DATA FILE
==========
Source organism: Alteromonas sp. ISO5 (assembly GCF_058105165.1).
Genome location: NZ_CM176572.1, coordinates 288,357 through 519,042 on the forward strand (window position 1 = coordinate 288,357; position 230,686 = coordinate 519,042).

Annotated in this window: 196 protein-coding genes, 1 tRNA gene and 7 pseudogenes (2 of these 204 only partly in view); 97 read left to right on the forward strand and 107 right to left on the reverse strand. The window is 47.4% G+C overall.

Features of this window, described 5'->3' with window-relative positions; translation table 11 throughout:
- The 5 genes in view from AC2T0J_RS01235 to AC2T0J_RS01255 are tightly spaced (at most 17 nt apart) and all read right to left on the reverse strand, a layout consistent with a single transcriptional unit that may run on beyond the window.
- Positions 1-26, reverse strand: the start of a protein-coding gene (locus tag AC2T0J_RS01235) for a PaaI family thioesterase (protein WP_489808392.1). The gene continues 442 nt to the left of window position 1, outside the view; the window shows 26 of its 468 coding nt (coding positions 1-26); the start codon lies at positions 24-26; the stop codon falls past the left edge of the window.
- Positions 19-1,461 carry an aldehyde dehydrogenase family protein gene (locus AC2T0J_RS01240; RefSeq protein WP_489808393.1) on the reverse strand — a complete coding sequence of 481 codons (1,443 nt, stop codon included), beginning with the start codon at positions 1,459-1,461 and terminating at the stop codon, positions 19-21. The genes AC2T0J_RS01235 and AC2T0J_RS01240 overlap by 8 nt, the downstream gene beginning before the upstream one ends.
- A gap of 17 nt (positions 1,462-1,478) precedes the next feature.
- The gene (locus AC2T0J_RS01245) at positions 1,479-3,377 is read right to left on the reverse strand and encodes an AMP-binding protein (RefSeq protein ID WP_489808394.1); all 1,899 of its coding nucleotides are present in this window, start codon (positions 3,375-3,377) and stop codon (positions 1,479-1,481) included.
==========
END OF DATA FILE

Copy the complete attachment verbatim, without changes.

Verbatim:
Source organism: Alteromonas sp. ISO5 (assembly GCF_058105165.1).
Genome location: NZ_CM176572.1, coordinates 288,357 through 519,042 on the forward strand (window position 1 = coordinate 288,357; position 230,686 = coordinate 519,042).

Annotated in this window: 196 protein-coding genes, 1 tRNA gene and 7 pseudogenes (2 of these 204 only partly in view); 97 read left to right on the forward strand and 107 right to left on the reverse strand. The window is 47.4% G+C overall.

Features of this window, described 5'->3' with window-relative positions; translation table 11 throughout:
- The 5 genes in view from AC2T0J_RS01235 to AC2T0J_RS01255 are tightly spaced (at most 17 nt apart) and all read right to left on the reverse strand, a layout consistent with a single transcriptional unit that may run on beyond the window.
- Positions 1-26, reverse strand: the start of a protein-coding gene (locus tag AC2T0J_RS01235) for a PaaI family thioesterase (protein WP_489808392.1). The gene continues 442 nt to the left of window position 1, outside the view; the window shows 26 of its 468 coding nt (coding positions 1-26); the start codon lies at positions 24-26; the stop codon falls past the left edge of the window.
- Positions 19-1,461 carry an aldehyde dehydrogenase family protein gene (locus AC2T0J_RS01240; RefSeq protein WP_489808393.1) on the reverse strand — a complete coding sequence of 481 codons (1,443 nt, stop codon included), beginning with the start codon at positions 1,459-1,461 and terminating at the stop codon, positions 19-21. The genes AC2T0J_RS01235 and AC2T0J_RS01240 overlap by 8 nt, the downstream gene beginning before the upstream one ends.
- A gap of 17 nt (positions 1,462-1,478) precedes the next feature.
- The gene (locus AC2T0J_RS01245) at positions 1,479-3,377 is read right to left on the reverse strand and encodes an AMP-binding protein (RefSeq protein ID WP_489808394.1); all 1,899 of its coding nucleotides are present in this window, start codon (positions 3,375-3,377) and stop codon (positions 1,479-1,481) included.